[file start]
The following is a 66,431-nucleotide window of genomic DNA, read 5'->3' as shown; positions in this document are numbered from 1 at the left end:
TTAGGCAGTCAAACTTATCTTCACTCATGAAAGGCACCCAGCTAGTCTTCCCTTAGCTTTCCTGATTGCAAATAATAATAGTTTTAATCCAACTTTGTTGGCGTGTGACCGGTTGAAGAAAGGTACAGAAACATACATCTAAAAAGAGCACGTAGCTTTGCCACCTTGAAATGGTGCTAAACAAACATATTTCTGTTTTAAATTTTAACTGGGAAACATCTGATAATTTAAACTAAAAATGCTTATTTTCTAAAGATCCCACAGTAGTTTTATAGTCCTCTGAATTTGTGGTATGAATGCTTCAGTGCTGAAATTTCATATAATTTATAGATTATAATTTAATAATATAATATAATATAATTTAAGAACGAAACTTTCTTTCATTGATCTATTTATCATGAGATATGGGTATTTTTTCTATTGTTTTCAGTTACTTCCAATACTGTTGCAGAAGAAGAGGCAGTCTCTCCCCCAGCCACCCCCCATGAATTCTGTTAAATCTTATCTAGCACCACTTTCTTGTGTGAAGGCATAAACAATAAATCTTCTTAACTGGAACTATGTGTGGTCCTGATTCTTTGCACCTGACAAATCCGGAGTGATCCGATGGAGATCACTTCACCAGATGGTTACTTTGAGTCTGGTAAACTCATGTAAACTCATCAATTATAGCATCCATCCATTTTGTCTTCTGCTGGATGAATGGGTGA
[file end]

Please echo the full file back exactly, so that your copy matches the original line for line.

The following is a 66,431-nucleotide window of genomic DNA, read 5'->3' as shown; positions in this document are numbered from 1 at the left end:
TTAGGCAGTCAAACTTATCTTCACTCATGAAAGGCACCCAGCTAGTCTTCCCTTAGCTTTCCTGATTGCAAATAATAATAGTTTTAATCCAACTTTGTTGGCGTGTGACCGGTTGAAGAAAGGTACAGAAACATACATCTAAAAAGAGCACGTAGCTTTGCCACCTTGAAATGGTGCTAAACAAACATATTTCTGTTTTAAATTTTAACTGGGAAACATCTGATAATTTAAACTAAAAATGCTTATTTTCTAAAGATCCCACAGTAGTTTTATAGTCCTCTGAATTTGTGGTATGAATGCTTCAGTGCTGAAATTTCATATAATTTATAGATTATAATTTAATAATATAATATAATATAATTTAAGAACGAAACTTTCTTTCATTGATCTATTTATCATGAGATATGGGTATTTTTTCTATTGTTTTCAGTTACTTCCAATACTGTTGCAGAAGAAGAGGCAGTCTCTCCCCCAGCCACCCCCCATGAATTCTGTTAAATCTTATCTAGCACCACTTTCTTGTGTGAAGGCATAAACAATAAATCTTCTTAACTGGAACTATGTGTGGTCCTGATTCTTTGCACCTGACAAATCCGGAGTGATCCGATGGAGATCACTTCACCAGATGGTTACTTTGAGTCTGGTAAACTCATGTAAACTCATCAATTATAGCATCCATCCATTTTGTCTTCTGCTGGATGAATGGGTGA